A vastly improved KC Royals pitcher should help things improve in June.
No one doubts former first-round draft pick Brady Singer’s potential or desire. His usually calm (but occasionally expressive) mound presence at least partially conceals the competitive fire that apparently burns fiercely within.
Until recently, though, something, probably a well-chronicled reluctance to trust the changeup he rarely threw, prevented Singer’s performance from equaling his potential. Despite being a rotation member the past two seasons, he came into this campaign with an unremarkable 9-15 record.
And when Opening Day arrived, Singer had slipped out of the rotation and into the bullpen, from which he made only three appearances before the Royals sent him down to Omaha. His assignment was clearly to prepare for resuming his starter’s role and to work on that underused changeup.
Probably forced by his employer to further develop the pitch, Singer used it well as a Storm Chaser. He went 1-0 with a 3.29 ERA before temporarily returning to Kansas City to throw the nightcap of a doubleheader against the White Sox; he was superb, earning his first win of the season by holding the Sox scoreless and striking out nine in seven innings.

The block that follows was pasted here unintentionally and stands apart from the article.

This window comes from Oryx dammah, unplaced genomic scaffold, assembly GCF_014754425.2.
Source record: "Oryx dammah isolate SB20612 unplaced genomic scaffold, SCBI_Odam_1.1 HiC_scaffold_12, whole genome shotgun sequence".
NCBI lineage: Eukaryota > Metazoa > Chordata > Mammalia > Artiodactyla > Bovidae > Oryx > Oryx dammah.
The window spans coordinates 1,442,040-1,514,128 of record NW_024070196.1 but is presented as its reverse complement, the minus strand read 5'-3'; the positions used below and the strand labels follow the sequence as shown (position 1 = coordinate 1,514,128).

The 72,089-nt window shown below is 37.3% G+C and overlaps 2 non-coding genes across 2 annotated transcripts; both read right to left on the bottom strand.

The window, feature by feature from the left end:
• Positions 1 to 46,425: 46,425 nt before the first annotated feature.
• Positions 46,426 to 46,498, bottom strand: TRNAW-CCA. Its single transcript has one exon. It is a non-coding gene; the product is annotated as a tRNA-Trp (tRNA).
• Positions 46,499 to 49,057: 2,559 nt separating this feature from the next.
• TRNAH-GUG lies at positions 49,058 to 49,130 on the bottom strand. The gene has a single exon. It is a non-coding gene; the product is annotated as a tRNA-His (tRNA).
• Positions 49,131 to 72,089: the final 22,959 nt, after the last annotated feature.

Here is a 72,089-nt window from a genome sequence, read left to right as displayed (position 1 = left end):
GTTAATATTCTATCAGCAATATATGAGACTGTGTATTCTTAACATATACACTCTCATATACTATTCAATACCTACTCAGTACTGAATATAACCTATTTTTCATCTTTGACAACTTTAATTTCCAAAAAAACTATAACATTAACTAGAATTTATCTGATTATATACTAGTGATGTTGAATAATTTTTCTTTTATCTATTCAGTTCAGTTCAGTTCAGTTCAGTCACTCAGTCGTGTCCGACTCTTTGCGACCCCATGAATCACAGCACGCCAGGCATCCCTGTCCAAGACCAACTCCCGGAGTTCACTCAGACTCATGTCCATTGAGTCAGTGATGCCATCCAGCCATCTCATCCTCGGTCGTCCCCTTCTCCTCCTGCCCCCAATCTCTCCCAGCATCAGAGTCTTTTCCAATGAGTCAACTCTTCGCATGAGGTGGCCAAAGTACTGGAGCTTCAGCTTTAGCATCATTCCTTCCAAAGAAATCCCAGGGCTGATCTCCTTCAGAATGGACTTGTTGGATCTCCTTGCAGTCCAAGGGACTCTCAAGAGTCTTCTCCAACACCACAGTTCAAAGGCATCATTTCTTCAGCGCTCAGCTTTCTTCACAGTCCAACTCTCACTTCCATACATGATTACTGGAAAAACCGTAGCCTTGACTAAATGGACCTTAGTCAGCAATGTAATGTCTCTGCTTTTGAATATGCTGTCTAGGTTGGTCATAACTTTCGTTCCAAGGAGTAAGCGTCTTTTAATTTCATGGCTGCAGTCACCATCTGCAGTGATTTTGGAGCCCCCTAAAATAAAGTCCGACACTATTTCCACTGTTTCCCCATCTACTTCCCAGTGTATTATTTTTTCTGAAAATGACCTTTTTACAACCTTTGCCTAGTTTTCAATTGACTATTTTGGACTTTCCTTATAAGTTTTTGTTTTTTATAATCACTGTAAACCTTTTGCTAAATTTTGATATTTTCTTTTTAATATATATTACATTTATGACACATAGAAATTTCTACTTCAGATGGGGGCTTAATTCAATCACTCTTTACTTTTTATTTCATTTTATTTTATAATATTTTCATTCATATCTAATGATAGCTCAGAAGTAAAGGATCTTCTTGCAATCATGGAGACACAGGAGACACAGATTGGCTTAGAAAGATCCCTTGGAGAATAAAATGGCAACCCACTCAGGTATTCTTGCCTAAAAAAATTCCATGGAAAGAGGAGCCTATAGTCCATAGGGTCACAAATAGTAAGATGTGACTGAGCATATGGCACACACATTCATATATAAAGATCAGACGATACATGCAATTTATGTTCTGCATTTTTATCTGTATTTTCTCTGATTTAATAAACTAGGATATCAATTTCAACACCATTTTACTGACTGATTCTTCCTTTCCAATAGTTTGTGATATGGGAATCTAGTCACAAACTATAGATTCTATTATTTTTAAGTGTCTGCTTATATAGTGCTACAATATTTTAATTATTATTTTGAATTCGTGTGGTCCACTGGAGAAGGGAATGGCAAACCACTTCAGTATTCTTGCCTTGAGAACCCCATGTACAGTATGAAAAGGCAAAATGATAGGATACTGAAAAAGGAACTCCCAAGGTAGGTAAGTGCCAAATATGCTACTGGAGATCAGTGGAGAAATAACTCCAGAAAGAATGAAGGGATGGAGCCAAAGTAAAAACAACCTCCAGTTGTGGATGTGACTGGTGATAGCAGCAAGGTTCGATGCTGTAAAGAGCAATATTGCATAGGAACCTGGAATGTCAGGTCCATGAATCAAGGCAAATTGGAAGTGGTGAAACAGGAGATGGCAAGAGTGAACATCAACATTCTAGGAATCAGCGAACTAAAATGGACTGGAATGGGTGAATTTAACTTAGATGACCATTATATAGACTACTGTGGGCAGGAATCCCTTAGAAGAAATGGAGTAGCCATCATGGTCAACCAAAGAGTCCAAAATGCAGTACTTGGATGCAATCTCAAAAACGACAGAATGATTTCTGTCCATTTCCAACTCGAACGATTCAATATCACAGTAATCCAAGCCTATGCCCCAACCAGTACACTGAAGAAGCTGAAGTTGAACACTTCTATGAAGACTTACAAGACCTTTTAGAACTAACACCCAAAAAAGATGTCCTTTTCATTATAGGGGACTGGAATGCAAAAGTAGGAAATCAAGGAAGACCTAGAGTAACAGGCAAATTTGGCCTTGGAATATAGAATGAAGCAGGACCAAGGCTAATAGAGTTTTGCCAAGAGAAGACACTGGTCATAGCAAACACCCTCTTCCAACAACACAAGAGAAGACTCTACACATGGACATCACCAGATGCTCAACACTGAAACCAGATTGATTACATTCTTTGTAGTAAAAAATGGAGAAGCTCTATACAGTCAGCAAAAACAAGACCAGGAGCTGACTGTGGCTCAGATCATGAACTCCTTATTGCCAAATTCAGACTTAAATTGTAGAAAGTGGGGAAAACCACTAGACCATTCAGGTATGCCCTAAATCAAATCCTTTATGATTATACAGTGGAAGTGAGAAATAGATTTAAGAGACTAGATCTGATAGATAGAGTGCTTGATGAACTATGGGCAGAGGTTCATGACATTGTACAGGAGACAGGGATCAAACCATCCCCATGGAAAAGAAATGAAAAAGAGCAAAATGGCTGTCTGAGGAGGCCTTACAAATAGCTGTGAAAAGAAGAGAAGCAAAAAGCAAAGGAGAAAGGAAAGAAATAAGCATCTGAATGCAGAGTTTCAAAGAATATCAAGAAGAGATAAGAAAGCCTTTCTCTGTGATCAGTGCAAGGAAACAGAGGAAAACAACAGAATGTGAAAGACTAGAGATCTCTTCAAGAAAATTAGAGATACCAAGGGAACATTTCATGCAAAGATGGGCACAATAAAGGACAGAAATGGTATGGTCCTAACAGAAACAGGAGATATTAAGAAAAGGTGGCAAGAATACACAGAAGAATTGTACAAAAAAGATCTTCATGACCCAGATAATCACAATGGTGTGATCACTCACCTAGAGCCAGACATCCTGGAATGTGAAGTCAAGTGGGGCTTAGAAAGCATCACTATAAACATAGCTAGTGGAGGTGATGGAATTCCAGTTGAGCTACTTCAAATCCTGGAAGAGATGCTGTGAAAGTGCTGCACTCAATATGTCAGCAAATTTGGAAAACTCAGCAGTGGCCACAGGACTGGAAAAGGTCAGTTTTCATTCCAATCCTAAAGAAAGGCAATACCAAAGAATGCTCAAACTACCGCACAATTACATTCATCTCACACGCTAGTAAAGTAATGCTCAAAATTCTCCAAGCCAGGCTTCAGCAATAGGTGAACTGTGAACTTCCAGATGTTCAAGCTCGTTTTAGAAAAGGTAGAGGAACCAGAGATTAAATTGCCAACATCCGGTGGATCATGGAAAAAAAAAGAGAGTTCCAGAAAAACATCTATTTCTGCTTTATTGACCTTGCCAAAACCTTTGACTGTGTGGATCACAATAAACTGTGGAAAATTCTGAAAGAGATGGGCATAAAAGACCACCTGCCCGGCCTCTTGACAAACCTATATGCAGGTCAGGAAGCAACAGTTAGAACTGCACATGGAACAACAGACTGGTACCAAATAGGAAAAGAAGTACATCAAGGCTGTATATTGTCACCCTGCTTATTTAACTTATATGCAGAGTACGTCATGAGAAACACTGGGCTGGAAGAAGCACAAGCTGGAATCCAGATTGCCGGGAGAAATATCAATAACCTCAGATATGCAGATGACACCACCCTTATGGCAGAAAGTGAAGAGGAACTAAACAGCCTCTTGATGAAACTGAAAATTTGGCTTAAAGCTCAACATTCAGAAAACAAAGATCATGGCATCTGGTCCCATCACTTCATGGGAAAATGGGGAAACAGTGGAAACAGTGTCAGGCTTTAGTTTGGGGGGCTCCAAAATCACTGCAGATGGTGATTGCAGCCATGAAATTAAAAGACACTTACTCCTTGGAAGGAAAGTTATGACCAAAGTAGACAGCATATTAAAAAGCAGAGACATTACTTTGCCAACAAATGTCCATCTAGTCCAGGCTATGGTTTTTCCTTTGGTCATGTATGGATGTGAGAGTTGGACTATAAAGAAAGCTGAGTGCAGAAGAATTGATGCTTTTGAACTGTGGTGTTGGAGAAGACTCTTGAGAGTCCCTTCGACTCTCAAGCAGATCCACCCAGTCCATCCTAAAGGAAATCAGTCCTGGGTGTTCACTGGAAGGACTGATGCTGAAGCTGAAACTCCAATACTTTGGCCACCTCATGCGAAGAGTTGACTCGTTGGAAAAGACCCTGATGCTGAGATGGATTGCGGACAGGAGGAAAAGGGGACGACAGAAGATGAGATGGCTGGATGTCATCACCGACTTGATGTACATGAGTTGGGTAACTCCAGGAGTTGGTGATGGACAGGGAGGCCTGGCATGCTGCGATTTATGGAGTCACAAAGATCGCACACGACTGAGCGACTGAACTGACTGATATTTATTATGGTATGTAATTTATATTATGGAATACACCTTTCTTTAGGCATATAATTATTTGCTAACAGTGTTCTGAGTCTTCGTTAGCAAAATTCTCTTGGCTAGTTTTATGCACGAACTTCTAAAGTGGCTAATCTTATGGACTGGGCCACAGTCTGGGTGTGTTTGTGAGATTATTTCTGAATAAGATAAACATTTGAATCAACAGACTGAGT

Then, after a required short return to Omaha, Singer came back to the Royals and threw another scoreless seven frames against Minnesota 11 days ago, and picked up his second win last Saturday by striking out eight in 5.2 innings to beat the Twins again.
So it is that the Royals’ rotation now includes Singer. He seems to have found himself and, at 2-0, 2.49, is in line to start against Houston when Kansas City opens a 10-game homestand Friday evening.
If he continues to pitch like he did in May, June should be much brighter for the Royals.
If Salvador Perez starts hitting, Vinnie Pasquantino gets to Kansas City and plays like he has in the minors, and Brady Singer continues to pitch like everyone always knew he could, the Royals should be better in June than they were in May.